Awareness of personal safety is another of the conversations to have with your kid before they head off to college. Hopefully, you have been able to provide a relatively safe environment to raise your kid. If you have, they don’t really know how to identify truly dangerous situations. (You think my wife freaked out thinking about the alcohol and drug use conversation, you should have seen her reaction to this one. Guess who had these conversations with my kids?)
How do you know if a party is getting dangerous?
A party getting wild and out of control is one thing. A party becoming dangerous is another thing altogether. The key is for your kid to be able to tell the difference. While extreme drunkenness (or drug abuse) or even a fight breaking out increases the odds of things becoming dangerous, these things alone aren’t enough to constitute a threat to personal safety. On the other hand, someone wanting to fight YOU is. You can’t know how far someone will go when they want to fight you. Protecting your pride is not one of the things worth dying for. It’s time to leave. While a group of friends being obnoxious and roughhousing is not dangerous, the presence of people known to be associated with gangs is. They may be cool in music videos but in real life they’re violent and unpredictable. Don’t stick around to find out. If you have a daughter, even one guy who won’t take “no” for an answer and who repeatedly tries to get her alone or physically corner her is also a sign of potential danger. Finally, there is no reason for anyone to be armed (e.g., gun, knife, baseball bat, etc.) at a party so either they know something others don’t and it’s time to leave or your kid now knows enough to know it’s time to leave.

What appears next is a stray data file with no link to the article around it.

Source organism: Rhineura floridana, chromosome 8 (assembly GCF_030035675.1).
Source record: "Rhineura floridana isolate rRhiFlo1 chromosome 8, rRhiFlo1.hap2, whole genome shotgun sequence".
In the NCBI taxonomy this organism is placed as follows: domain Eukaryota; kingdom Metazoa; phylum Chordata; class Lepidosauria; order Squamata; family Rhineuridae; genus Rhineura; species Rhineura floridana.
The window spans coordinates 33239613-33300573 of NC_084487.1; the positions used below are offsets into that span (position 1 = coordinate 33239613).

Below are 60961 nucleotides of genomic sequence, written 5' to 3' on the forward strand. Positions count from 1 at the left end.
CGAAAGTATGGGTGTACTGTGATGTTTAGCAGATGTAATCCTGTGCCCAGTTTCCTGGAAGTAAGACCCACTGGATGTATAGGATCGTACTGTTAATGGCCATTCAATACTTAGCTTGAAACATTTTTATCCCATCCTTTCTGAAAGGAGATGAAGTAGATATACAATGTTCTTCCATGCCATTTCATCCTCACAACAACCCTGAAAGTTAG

When should you fight someone?